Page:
San Francisco-based State Sen. Scott Wiener announced via Twitter Monday that he will back an effort to repeal Article 34 of the California Constitution, calling it “a racist provision [...] that singles out public housing” and a “scar on California.”
Added in 1950, Article 34 makes it more difficult to create low-income housing by subjecting construction to a public vote.
The article reads, in part:
No low rent housing project shall hereafter be developed, constructed, or acquired in any manner by any state public body until, a majority of the qualified electors [...] approve such project by voting in favor thereof at an election to be held for that purpose, or at any general or special election.
For the purposes of this Article the term “low rent housing project” shall mean any development composed of urban or rural dwellings, apartments or other living accommodations for persons of low income.
[...] “Persons of low income” shall mean persons or families who lack the amount of income which is necessary (as determined by the state public body developing, constructing, or acquiring the housing project) to enable them, without financial assistance, to live in decent, safe and sanitary dwellings.
The common argument backing Article 34 is that affordable housing is a public asset and therefore the public gets oversight on it.
But, unsurprisingly, there’s a long history of some California communities employing the vote mechanism for racist political ends, and blocking new housing by playing on fears about integrated neighborhoods.
I’m partnering with @BenAllenCA to repeal Article 34 of the CA Constitution - a racist provision passed in 1950 that singles out public housing & requires that it be approved by voters, unlike any other form of housing. We have a broad coalition to get rid of this scar on CA. https://t.co/gy6cDcOKa1— Scott Wiener (@Scott_Wiener) February 5, 2019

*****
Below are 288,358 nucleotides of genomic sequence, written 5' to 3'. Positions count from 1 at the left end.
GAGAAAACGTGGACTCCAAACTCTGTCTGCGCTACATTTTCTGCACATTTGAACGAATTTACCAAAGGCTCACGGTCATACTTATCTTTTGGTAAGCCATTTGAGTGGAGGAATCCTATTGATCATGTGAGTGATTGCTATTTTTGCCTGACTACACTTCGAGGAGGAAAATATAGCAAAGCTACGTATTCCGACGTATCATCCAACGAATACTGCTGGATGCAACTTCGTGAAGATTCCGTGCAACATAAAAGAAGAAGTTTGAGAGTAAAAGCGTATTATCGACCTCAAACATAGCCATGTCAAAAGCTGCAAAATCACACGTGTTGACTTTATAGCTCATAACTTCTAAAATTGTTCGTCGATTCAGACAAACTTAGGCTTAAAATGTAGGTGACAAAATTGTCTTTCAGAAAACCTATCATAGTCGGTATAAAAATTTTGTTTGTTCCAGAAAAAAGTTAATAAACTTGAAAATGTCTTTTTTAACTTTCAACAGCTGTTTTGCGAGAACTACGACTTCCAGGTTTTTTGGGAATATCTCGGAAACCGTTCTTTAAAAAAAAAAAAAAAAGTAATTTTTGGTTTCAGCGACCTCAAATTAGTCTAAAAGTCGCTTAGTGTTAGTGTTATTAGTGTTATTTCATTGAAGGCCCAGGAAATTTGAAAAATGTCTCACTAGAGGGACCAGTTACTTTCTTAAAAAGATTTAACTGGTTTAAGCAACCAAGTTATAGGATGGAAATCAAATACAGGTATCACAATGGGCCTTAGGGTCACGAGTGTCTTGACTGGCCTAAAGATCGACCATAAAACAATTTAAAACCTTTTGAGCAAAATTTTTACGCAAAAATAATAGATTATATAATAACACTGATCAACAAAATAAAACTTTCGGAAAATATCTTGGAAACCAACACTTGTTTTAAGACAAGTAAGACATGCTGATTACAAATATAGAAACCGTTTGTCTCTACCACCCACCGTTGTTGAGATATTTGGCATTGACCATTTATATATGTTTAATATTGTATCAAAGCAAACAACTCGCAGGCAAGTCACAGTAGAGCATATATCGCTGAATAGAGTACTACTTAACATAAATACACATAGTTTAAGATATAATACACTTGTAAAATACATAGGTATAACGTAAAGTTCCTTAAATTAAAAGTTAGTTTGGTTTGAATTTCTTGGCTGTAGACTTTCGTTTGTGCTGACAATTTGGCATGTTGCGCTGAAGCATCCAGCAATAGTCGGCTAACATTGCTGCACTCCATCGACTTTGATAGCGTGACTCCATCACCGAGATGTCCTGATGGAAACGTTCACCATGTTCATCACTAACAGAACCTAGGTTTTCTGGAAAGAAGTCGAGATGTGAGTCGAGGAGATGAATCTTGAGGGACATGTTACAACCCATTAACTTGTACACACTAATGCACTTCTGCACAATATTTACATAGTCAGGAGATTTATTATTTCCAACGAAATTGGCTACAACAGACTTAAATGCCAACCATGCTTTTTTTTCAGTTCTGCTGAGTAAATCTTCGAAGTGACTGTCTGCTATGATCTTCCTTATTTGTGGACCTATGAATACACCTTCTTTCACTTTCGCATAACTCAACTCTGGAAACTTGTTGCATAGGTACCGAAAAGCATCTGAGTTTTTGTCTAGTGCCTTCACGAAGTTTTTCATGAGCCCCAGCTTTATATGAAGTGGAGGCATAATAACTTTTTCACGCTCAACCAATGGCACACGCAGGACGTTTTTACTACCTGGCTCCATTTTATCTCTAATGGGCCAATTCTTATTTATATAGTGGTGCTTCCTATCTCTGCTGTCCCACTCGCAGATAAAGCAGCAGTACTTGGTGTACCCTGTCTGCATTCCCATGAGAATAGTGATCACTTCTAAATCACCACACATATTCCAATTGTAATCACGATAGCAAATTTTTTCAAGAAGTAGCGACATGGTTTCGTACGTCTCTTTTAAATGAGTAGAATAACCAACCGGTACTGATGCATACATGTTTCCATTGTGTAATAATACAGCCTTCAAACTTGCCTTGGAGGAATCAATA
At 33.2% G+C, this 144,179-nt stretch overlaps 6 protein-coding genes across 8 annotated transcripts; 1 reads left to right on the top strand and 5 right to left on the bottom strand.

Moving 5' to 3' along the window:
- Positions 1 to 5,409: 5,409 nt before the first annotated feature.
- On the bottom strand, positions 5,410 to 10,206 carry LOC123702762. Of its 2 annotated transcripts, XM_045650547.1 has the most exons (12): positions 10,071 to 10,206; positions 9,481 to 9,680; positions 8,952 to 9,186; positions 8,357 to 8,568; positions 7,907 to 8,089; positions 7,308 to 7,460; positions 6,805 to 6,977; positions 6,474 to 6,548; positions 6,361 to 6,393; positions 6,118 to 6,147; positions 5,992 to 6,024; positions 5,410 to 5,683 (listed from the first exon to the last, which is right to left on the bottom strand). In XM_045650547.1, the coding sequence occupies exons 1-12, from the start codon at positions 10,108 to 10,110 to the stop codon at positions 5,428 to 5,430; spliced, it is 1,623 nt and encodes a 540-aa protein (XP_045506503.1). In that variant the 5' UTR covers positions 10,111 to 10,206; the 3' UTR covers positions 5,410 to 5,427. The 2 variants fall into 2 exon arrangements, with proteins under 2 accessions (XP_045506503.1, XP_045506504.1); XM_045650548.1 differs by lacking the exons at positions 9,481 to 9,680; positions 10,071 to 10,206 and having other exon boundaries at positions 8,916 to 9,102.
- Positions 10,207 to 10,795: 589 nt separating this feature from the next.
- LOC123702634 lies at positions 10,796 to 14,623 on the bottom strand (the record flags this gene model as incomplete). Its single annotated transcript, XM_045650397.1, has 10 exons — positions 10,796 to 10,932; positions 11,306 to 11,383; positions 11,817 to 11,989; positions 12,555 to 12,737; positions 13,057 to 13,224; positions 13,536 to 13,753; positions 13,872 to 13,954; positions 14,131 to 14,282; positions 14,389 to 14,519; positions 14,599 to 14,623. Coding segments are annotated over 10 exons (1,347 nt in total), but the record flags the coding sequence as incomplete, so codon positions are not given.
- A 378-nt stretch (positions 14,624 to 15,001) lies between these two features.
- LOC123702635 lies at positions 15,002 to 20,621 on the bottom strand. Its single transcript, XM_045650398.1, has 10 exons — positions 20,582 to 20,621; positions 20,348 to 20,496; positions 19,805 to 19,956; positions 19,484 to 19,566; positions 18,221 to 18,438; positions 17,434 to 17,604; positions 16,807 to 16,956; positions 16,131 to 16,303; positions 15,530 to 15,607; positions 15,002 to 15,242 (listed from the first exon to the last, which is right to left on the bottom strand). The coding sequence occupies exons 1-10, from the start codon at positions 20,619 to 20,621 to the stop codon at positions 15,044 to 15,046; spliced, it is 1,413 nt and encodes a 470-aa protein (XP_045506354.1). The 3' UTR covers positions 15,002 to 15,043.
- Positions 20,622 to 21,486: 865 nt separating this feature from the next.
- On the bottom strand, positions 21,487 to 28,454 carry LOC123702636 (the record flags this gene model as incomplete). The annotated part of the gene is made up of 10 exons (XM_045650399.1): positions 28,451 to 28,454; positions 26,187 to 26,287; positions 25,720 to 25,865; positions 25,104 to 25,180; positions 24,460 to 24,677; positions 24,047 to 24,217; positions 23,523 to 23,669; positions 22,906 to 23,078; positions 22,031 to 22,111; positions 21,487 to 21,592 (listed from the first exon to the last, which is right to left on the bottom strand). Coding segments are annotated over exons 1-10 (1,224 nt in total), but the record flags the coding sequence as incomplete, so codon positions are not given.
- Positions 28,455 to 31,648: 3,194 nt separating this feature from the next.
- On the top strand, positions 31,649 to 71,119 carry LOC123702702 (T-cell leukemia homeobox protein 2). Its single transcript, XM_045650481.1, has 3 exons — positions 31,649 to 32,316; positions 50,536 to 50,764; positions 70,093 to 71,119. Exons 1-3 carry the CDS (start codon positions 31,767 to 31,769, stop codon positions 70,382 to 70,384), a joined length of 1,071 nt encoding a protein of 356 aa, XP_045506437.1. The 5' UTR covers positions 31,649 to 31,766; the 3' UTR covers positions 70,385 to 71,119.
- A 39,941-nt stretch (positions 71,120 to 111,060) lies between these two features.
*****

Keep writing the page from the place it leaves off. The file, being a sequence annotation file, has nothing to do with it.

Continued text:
Writing in the Santa Clara Law Review in 1993, attorney Kathleen Morgan-Martinez noted that a federal court struck down Article 34 in 1971, deeming it racially discriminatory.
However, the U.S. Supreme Court overturned that decision, deciding that the law did not explicitly include “distinctions based on race”—at least not in its actual text.
“It’s a white supremacist chapter in the state’s history,” Los Angeles Mayor Eric Garcetti told the Los Angeles Times. Garcetti is campaigning for a repeal, and Santa Monica-based Senator Ben Allen is pushing for a 2020 ballot measure doing away with Article 34.
Wiener’s public backing adds a Northern California front to the war on the ’50s-era housing law. But Article 34 has weathered several previous repeal attempts, the last one in 1993.
That measure, Proposition 168, failed with just over 40 percent of the vote, although it was popular in San Francisco, where it carried over 65 percent of the vote.
Alameda County voters backed the repeal too, but the rest of the Bay Area joined the state at large by batting it down.
Under state law, two-thirds of California lawmakers in both chambers will have to back the repeal to qualify for the 2020 ballot.